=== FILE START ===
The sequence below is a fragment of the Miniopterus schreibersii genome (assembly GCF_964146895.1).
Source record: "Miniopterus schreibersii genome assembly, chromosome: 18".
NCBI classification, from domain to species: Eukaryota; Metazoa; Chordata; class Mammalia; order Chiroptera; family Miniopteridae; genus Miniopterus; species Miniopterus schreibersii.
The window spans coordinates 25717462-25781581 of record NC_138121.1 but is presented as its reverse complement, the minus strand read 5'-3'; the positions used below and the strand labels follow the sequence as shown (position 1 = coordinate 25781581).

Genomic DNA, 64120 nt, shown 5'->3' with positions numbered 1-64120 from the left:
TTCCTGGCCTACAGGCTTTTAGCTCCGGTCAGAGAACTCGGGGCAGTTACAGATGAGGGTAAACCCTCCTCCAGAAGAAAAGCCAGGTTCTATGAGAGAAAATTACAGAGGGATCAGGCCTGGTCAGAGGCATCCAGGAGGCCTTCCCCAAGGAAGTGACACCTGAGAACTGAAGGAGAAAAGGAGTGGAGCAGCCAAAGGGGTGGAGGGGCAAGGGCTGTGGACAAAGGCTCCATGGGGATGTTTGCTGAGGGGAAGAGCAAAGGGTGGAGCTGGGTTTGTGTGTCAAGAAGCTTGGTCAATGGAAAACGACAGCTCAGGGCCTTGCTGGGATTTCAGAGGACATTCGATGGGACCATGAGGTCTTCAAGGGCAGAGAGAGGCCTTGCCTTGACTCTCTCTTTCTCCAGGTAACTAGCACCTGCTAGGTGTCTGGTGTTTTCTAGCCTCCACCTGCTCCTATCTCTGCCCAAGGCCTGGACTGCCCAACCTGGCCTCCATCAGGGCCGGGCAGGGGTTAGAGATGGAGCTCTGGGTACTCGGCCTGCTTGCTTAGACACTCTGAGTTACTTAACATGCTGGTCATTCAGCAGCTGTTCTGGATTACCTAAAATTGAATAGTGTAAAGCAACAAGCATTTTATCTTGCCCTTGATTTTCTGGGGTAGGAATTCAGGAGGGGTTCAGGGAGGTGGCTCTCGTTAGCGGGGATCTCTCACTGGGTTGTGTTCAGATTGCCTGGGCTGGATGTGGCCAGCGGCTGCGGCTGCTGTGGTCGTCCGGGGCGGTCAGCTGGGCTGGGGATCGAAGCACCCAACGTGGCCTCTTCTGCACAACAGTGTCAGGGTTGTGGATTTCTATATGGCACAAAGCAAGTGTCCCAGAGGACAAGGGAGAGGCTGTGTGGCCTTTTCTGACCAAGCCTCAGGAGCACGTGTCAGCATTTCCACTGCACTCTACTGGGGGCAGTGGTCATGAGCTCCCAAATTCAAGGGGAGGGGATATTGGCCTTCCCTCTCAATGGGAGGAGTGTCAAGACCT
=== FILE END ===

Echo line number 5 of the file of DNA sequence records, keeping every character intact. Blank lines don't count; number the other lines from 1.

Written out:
Genomic DNA, 64120 nt, shown 5'->3' with positions numbered 1-64120 from the left: